In short, Brutsch was a inciter and enabler of predators who knew that his actions were harmful (and edging on the illegal) and who used his pseudonym as a shield to abuse at whim. However, when Adrian Chen of Gawker (itself of basement standards) unmasked him in standard investigative journalism mode, Reddit shrieked “violation of free speech rights” and “invasion of privacy” (clearly unclear on concepts). Then, this bastion of free speech banned Gawker. Brutsch himself feels that the only thing he did wrong was to get in Chen’s sights and is proud that his soon-to-be-a-Marine son is his devoted fan. I wonder how his son will behave as a soldier overseas – or as a lover and parent.
So let’s turn to a real free-speech hero: Malala Yousafzai, the namesake of the young warrior woman of Maiwand. Yousafzai lived in a world where Brutsch’s idea of women being chattels totally at the mercy of men is everyday reality: the Taliban-infested and US-drone-blanketed region of Swat in Pakistan. She was 11 when the Taliban overran her home region and established an autonomous fundamentalist theocracy essentially unopposed by the government. As is their wont, they blew up girls’ schools and suspended every right for women and girls, from going to school to receiving medical care.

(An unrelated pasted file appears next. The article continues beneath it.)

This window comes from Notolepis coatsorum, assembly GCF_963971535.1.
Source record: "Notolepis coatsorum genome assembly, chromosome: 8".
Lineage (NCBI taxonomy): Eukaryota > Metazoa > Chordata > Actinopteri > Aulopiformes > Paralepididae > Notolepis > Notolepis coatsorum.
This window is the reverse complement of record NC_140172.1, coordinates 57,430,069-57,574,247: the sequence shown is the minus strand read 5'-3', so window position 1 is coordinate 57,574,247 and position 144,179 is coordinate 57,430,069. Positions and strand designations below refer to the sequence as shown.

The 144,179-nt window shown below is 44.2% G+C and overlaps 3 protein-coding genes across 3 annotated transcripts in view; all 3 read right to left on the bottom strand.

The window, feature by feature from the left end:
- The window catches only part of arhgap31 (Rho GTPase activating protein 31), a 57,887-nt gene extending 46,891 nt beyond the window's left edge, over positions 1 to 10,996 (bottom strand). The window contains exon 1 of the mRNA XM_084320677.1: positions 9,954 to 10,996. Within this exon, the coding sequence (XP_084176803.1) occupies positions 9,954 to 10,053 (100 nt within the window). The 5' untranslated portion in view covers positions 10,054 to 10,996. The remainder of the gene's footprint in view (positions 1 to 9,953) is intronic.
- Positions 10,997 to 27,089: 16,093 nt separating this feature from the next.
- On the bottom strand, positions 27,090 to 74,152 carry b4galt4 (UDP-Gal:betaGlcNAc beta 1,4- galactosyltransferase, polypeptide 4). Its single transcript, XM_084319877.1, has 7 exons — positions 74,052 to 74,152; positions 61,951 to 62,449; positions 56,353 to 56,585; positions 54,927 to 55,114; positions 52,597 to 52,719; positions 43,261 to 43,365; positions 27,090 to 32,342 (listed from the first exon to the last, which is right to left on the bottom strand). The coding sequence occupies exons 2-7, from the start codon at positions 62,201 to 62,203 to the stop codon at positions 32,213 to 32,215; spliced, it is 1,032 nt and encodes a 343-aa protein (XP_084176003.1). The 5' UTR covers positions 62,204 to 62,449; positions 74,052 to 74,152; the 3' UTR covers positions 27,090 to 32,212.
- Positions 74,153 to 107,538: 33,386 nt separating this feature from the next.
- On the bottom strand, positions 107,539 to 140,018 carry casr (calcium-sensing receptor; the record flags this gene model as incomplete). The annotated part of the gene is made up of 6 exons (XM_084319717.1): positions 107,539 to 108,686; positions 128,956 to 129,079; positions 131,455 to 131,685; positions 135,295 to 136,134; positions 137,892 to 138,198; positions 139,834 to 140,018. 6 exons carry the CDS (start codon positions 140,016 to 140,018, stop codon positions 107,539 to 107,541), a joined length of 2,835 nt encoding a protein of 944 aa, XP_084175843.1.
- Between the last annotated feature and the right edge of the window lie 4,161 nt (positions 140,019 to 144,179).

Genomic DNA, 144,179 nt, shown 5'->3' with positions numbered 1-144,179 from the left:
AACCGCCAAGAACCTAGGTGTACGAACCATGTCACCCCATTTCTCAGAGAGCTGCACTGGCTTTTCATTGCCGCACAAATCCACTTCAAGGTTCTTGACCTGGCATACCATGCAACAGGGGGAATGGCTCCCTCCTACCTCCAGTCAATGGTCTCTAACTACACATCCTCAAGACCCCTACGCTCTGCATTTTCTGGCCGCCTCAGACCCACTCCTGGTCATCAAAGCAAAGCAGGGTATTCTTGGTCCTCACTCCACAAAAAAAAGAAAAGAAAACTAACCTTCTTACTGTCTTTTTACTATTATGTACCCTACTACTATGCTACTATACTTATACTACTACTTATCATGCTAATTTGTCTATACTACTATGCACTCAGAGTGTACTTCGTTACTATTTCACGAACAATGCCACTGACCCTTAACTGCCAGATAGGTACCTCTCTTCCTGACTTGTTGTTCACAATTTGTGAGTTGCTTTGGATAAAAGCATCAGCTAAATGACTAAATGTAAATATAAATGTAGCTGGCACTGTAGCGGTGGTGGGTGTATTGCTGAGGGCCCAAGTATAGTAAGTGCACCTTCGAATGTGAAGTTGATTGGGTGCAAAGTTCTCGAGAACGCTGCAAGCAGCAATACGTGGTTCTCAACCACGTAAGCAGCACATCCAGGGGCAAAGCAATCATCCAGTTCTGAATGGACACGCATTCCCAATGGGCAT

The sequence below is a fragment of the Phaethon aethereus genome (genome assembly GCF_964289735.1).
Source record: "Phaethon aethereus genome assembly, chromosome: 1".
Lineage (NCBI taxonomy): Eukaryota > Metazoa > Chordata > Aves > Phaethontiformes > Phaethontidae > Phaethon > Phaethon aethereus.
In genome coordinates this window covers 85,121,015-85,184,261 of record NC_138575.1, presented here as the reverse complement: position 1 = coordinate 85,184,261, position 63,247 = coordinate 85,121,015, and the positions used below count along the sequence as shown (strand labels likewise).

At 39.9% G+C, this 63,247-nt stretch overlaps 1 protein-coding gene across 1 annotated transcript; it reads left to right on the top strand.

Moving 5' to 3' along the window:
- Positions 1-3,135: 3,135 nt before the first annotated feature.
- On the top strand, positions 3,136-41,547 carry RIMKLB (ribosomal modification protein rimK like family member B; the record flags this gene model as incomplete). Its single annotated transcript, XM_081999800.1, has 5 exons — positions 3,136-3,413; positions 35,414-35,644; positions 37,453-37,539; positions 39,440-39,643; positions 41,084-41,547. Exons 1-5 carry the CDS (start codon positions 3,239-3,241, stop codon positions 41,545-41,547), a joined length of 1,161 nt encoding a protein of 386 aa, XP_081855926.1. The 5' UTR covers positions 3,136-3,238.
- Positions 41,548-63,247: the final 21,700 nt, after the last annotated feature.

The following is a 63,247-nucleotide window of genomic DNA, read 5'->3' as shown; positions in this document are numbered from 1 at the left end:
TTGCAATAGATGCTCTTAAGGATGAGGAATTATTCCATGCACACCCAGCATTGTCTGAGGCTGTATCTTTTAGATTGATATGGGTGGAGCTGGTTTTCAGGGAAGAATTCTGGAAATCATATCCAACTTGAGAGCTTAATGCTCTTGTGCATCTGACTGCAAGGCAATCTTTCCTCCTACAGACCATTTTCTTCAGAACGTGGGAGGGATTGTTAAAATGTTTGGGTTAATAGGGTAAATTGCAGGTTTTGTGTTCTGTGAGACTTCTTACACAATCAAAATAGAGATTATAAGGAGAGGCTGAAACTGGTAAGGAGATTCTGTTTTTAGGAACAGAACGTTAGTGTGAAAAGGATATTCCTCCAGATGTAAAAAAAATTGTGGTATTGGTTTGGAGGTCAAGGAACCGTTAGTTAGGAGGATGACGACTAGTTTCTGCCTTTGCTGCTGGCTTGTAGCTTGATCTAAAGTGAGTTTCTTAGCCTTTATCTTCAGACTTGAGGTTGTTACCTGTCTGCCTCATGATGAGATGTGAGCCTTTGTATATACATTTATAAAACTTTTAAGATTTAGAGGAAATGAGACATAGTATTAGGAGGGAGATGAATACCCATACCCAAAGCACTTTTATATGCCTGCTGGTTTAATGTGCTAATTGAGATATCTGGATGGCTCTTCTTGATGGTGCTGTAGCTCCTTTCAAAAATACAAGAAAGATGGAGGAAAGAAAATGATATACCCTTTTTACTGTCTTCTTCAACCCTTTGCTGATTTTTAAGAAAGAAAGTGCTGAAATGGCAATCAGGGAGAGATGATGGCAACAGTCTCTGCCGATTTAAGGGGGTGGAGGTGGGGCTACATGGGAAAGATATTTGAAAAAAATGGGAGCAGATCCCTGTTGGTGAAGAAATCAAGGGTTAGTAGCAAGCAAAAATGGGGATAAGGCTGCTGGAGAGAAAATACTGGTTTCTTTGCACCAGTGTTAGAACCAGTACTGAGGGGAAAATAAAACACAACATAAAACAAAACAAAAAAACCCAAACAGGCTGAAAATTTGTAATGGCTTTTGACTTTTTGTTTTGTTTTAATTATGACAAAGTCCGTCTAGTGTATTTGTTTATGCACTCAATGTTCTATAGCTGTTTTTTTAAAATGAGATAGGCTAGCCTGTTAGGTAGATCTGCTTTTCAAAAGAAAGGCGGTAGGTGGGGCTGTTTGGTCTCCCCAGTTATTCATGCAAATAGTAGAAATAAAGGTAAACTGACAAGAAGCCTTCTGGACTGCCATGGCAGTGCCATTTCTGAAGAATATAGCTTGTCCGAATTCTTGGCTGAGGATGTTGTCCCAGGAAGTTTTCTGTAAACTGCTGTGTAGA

Yousafzai started blogging at BBC Urdu about her experiences during this reign of terror under the handle Gul Makai (Cornflower). Her real name became known when the Pakistani military finally bestirred itself to partially clean up the Swat region, and a NY Times crew came to film her. Tellingly, her mother was “not allowed” to appear in the film and although we know exhaustive details about her father, we don’t even know her mother’s name. Yousafzai’s father supported her – if he hadn’t, she would obviously not know even how to read and write, which shows with whom the real power lies. After that, she appeared in many venues to advocate for female education and started winning national and international recognition and awards. The Taliban took notice as well, and Yousafzai started receiving death threats about her “dirty language” (see “feminazi”, above).